Barak Ariel


Body Worn Cameras are spreading worldwide, under the assumption that police performance, conduct, accountability, and legitimacy, in the eyes of the public, are enhanced as a result of using these devices. In addition, suspects’ demeanor during police–public engagements is hypothesized to change as a result of the video-recording of the encounter. For both parties—officers and suspects—the theoretical mechanism that underpins these behavioral changes is deterrence theory, self-awareness theory, or both. Yet evidence on the efficacy of Body Worn Cameras remains largely anecdotal, with only one rigorous study, from a small force in Rialto, California, validating the hypotheses. How Body Worn Cameras affect police–public interactions in large police departments remains unknown, as does their effect on other outcomes, such as arrests. With one Denver police district serving as the treatment area and five other districts within a large metropolitan area serving as comparisons, we offer mixed findings as in the Rialto Experiment, not least in terms of effect magnitudes.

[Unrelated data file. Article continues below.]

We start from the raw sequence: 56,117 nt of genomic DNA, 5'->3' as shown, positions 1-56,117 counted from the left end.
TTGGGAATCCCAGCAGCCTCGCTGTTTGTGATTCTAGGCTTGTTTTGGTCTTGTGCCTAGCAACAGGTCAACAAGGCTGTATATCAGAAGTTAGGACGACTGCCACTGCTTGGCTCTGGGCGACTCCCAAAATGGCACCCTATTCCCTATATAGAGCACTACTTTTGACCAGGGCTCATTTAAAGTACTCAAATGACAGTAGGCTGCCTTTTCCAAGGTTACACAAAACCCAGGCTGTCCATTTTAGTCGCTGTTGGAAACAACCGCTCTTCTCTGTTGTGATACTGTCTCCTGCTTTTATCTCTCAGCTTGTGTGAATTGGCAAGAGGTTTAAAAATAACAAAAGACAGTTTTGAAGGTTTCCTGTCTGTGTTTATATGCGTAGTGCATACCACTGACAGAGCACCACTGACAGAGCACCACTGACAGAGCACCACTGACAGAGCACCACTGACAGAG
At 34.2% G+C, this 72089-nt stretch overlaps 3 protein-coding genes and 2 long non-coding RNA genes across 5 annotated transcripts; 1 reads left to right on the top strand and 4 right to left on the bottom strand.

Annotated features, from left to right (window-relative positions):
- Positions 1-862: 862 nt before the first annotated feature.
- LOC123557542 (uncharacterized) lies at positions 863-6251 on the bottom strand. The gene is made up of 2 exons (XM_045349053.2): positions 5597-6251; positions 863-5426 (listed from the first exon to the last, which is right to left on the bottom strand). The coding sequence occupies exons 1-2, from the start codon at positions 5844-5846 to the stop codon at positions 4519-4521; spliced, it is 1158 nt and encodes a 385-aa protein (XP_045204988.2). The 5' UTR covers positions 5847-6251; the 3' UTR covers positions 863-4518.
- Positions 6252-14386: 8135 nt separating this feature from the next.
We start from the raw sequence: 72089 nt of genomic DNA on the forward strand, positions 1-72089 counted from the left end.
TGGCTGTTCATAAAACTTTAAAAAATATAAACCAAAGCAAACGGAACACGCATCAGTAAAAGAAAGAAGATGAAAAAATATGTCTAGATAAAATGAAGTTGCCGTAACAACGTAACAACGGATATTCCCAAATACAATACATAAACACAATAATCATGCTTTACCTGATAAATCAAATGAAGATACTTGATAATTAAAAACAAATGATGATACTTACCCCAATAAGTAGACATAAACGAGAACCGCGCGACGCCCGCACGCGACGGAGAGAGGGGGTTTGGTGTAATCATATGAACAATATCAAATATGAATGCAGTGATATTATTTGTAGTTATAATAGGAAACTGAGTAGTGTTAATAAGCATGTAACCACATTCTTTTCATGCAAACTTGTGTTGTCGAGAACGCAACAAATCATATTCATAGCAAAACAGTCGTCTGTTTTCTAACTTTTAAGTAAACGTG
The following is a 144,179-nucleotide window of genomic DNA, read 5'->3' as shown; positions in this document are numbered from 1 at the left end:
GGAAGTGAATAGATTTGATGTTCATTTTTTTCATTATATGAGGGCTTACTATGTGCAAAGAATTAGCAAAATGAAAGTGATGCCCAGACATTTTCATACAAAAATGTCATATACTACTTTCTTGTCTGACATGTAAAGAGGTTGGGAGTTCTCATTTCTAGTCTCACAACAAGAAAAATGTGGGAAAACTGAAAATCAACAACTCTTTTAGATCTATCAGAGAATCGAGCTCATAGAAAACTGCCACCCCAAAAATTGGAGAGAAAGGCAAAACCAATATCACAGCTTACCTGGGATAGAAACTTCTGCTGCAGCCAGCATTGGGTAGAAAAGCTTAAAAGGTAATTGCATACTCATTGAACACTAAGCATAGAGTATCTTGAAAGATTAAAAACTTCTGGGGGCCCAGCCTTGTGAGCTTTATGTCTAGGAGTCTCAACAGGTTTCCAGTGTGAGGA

Adjusted odds-ratios suggest a significant 35% lower odds for citizens’ complaints against the police use of force, but 14% greater odds for a complaint against misconduct, when Body Worn Cameras are used. No discernable effect was detected on the odds of use of force at the aggregate, compared to control conditions (OR=0.928; p>0.1). Finally, arrest rates dropped significantly, with the odds of an arrest when Body Worn Cameras not present is 18% higher than the odds under treatment conditions. The outcomes are contextualized within the framework of reactive emergency calls for service rather than proactive policing. We further discuss officers’ decisions and the degree of the necessity of arrest in policing more broadly, because the burden of proof for tangible evidence necessary for making a legal arrest can be challenged with the evidence produced by Body Worn Cameras: officers become “cautious” about arresting suspects when Body Worn Cameras are present. Limitations associated with the lack of randomly assigned comparison units are discussed, as well, with practical recommendations for future research on Body Worn Cameras.